Started them with a soak in Kroil for about 10 days. 50/50 ATF and Mobil 1 got the nasty stuff off with a bronze brush, and went back and worked it with the 50/50 and 0000 steel wool. It took some time, but they came out beautiful. The cavities didn't have a speck of rust in them to begin with, thankfully.

  11. #11
    Boolit Master

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    EvapORust all the way.

  12. #12
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    Quote Originally Posted by PhatForrest View Post
    Just did 4 Lymans (along with a Winchester iron handle 44 WCF single cavity mold) i got from a friend, who got them from an estate. He gave them to me because he knew I'd give them a good home. Guessing by the other contents in the box, they had been sitting for about 20 years.

    Started them with a soak in Kroil for about 10 days. 50/50 ATF and Mobil 1 got the nasty stuff off with a bronze brush, and went back and worked it with the 50/50 and 0000 steel wool. It took some time, but they came out beautiful. The cavities didn't have a speck of rust in them to begin with, thankfully.
    That's great! I think you'll be pleasantly surprised by how well older molds will cast, even when they look like crap. I purchased one that had survived a hurricane and spent a decent amount of time submerged in the flood. While it doesn't look the nicest on the outside, it casts like a dream. If you're a mold user, not a collector, you'll more than likely have great luck with them.

  13. #13
    Boolit Master 243winxb's Avatar
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    Cleans brass- "1 pint of water, 1 cup of white vinegar, 1 tablespoon of salt, and 1 teaspoon of Dawn detergent". Old NRA formula that needs deactivated/neutralize.

  14. #14
    Boolit Master
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    When the CSS Hunley was found they had the whole submarine in a tank with I believe distilled water with an electrical current running through it. This was done to remove the salt that had penetrated the entire structure of the sub. Vinegar yes. Salt I would have to say no. Items found on shipwrecks made of iron like cannon also have to go through this process or they will basically rust away. Frank

  15. #15
    Boolit Bub
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    Thanks for the great advice everyone ! I'm going to buy some Kroil and experiment. I've got everything else in the garage. Time to put on my Dr Frankenstein duds!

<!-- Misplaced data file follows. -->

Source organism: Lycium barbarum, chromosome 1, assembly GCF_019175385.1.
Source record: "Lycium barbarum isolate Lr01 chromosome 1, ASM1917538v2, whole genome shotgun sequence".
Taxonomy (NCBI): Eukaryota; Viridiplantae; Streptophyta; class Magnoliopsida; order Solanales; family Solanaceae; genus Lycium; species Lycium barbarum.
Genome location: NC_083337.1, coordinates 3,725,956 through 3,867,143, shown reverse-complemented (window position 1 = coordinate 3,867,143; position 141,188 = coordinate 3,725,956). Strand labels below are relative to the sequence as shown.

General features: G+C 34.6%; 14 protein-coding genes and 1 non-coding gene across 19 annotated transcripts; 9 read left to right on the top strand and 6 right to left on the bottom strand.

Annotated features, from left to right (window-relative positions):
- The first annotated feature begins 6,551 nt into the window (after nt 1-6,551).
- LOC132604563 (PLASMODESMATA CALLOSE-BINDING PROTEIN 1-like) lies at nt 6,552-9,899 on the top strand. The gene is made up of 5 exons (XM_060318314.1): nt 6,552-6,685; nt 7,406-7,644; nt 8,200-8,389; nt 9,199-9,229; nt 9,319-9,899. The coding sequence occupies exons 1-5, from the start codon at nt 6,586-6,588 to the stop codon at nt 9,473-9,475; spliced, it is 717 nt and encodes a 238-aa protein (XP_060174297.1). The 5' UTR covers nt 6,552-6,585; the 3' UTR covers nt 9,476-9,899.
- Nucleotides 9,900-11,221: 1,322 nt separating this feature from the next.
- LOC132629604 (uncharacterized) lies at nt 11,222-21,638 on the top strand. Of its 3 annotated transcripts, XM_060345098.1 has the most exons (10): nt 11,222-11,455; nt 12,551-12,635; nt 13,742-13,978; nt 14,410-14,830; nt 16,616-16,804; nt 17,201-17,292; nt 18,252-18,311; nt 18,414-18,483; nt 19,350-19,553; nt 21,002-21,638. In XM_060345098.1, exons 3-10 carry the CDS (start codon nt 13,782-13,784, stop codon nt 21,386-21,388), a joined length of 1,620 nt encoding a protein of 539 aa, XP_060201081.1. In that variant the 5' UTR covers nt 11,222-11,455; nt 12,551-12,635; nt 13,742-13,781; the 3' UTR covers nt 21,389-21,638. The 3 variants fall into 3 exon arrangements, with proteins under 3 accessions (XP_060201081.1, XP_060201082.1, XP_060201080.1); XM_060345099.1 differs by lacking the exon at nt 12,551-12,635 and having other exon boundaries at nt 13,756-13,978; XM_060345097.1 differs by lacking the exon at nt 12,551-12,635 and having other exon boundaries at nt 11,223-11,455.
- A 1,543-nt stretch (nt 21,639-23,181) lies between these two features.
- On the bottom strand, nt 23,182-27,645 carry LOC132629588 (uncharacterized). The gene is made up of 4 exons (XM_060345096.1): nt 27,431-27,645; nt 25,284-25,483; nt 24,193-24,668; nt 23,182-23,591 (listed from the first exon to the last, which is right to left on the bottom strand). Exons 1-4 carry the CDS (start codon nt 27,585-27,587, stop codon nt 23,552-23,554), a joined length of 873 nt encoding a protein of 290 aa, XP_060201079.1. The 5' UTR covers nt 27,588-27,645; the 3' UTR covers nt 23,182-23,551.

16. #16
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    Quote Originally Posted by zarrinvz24 View Post
    Concur! Also, one can buy a dedicated medium firmness toothbrush for relatively little as well.
    Oral-B toothbrushes , at least the old ones , would not melt with Acetone .
    I'm not sure why the Oral-B's don't melt but the handle and brush bristles don't /didn't .

    New Oral B brushes don't look like the old ones ... I saved all my old ones for cleaning and know they wont melt . These new Oral-B's with multi-collored handles and such , I don't know ...
    might want to try a old new colored one and make sure they will pass the Acetone Melt Test .

    Your best soaking agent for rust is ATF and Acetone 50/50 . It's a penetrating oil like kroil ... the acetone just supercharges the penetrating action and ATF is the oil (Use Dexron - GM spec. ATF non-synthetic) .
    Gary
    Last edited by gwpercle; 10-08-2021 at 03:21 PM.
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  17. #17
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    If you get to where you are thinking of using a acid like vinegar...try it without the salt first.

    I recently cleaned up a old woodstove (made from Steel plate). It had been poorly stored in a unheated shed and the humidity/condensation put a pretty severe rust/pitting on the outside. After sanding most of the rust off, on a hot sunny day, I doused it with undiluted vinegar and wrapped it in clear plastic food wrap to prevent evaporation. Over the course of an hour or so, every 10 minutes, I'd peel back the wrap back a little and add more vinegar. You could see the rust bubbling out of the pitting. After that, I rinsed well, then deactivated the acid with baking soda/water rinse. After drying, I coated it with the first coat of special wood stove paint.
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  18. #18
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    See how it cleans up by going over it with an old wooden pencil before you use any chemicals.